In his resignation speech, Nursultan Nazarbayev announced that the previous chairman of the Senate, Kasym-Dschomart Tokayev, would be his successor until the end of his regular term in 2020. The swearing-in took place on March 20, 2019.
Tokayev, born on May 17th, 1953 in Alma-Ata, is an experienced, level-headed politician from the immediate circle of the first president. He gained his first experience in foreign policy while still in the Soviet Union. In independent Kazakhstan, he was Prime Minister from 1999-2002 and held the post of Foreign Minister twice (1994-1999; 2003-2007). Since 2007 he has been chairman of the upper chamber of parliament, the Senate, with interruptions.
On April 9, 2019, Tokayev announced unexpectedly early elections for June 9, 2019. As expected, the ruling Nur-Otan party nominated him as their and therefore most promising candidate. Even during the short election campaign, there were signs that the population of the country’s major cities was no longer prepared, as was the case with Nazarbayev, to accept restrictions on freedom and fairness in elections without contradiction; they culminated on election day when thousands took to the streets and police responded with mass arrests. The election as such, however, proceeded undisturbed, both the turnout (77.5%) and, above all, the result for the incumbent president, were unusual for Kazakhstan: Tokayev, who had to prevail against six other candidates, only received 70.96% of the vote, in the capital its share was only 59%. Even after the inauguration, there were protests in the streets, but they gradually subsided. The President has taken measures to improve the socio-economic situation of the population. However, he apparently rejects decisive political reforms. The year in office had presented Tokayev with greater challenges than expected, the second even surpassed them. His answers don’t seem very convincing to observers.
It is currently not clear to what extent Tokayev can act independently at all, for example his critical remarks about urban planning problems in Nur-Sultan and the construction freeze he ordered for the controversial ski resort Kok Zhailau south of Almaty, first attempts at emancipation from his overpowering predecessor and mentor Nazarbayev are. The dismissal of Dariga Nazarbayeva from the post of the Speaker of the Senate in May 2020, again as a “free floating” trial Tokajews interpreted. But it is quite possible that the personnel decision is made in consultation with her father fell who disliked the above-mentioned public financial transactions of his daughter’s family.
According to computergees, in the first two decades after independence, Kazakhstan’s party structure was subject to many changes as a result of various new foundations, divisions and mergers. Parties are less defined by their program than by their leaders. They cannot therefore be classified in the familiar right-left scheme. The basis of the activity is the state registration, which is not secure and has already been revoked in some cases.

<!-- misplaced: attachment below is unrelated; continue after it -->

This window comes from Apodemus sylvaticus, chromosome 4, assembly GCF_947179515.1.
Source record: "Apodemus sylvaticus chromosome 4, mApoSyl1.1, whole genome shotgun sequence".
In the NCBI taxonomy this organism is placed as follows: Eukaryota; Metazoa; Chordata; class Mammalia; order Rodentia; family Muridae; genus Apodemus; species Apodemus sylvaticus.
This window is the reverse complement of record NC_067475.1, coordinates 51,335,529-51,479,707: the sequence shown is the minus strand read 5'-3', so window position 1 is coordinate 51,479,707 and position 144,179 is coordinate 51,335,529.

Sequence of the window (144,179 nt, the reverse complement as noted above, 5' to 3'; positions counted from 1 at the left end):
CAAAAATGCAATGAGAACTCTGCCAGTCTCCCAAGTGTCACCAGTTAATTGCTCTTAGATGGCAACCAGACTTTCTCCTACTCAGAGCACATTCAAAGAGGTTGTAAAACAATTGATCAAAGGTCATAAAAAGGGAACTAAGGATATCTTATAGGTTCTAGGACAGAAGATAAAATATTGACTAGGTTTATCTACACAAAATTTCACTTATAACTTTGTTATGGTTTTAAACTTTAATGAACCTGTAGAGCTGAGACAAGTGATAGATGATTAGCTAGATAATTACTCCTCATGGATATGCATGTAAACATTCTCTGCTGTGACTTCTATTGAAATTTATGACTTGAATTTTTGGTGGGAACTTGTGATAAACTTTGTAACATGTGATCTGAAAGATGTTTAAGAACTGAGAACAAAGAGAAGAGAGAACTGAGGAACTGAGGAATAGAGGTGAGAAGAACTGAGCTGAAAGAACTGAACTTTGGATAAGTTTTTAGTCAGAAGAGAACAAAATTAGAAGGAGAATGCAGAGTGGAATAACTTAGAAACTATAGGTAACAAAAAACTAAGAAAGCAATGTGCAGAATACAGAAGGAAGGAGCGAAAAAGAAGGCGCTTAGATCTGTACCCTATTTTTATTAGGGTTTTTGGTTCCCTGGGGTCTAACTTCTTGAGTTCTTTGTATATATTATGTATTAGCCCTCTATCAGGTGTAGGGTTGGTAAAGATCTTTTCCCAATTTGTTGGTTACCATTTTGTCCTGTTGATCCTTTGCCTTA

Seven parties are currently allowed: Nur Otan (Light of the Fatherland), presidential party, 84 seats in parliament; Ak Schol (Heller Weg), represented in parliament with seven seats; Kommunisticheskaja Narodnaja Partija Kazakhstana (Communist People’s Party of Kazakhstan) also has seven parliamentary seats. Not represented in parliament are: Asat; Birlik; Auyl (village), the party of the Patriots of Kazakhstan and the only party that can be assessed as moderately opposition, the OSDP. The Kommunisticheskaia partija Kazakhstana (Communist Party of Kazakhstan), which emerged from the Communist Party of the Soviet Union, was banned in early August 2015. The best-known, unregistered, regime-critical party, Alga (Forward), was banned from operating in 2012. Its chairman Vladimir Kozlov was sentenced to seven and a half years imprisonment (and released early in August 2016) in a highly controversial verdict for stirring up social unrest in early October 2012 (in the city of Shanaozen in December 2011). The DVK (Democratic Election of Kazakhstan) movement of the banker Muchtar Ablyazov, who has been living in exile for years, was declared a terrorist organization in March 2018 at the request of the Public Prosecutor’s Office – and thus apparently unintentionally the starting signal for a political revival opposition given in Kazakhstan – to which the state power reacts with the usual nervousness.
After the MPs had asked the President to dissolve the parliament elected in 2012 and to have new elections, these took place, like the previous ones, on March 20, 2016, almost a year earlier. Six of the seven registered parties took part, Asat waived from the outset due to a lack of prospects of success. As expected, the presidential party was again the strongest party with 82.2% of the votes, and the two other parties represented in the previous parliament (Ak Schol, Communist People’s Party) were able to jump the 7% hurdle. The other parties were below 2%. Like all elections in Kazakhstan so far, this one was also organized by the OSCE / ODIHR critically assessed. In particular, it was criticized that there were no real political alternatives for the voters. The level of voter turnout (77.12%) was also questioned and irregularities in voting and counting were criticized. Around 60% of the new members are seated in the new parliament, but no new behavior (discussions and criticism) is to be expected from them. A powerful extra-parliamentary opposition is not only prevented by registration regulations and security forces, but also by weaknesses of the opposition forces themselves.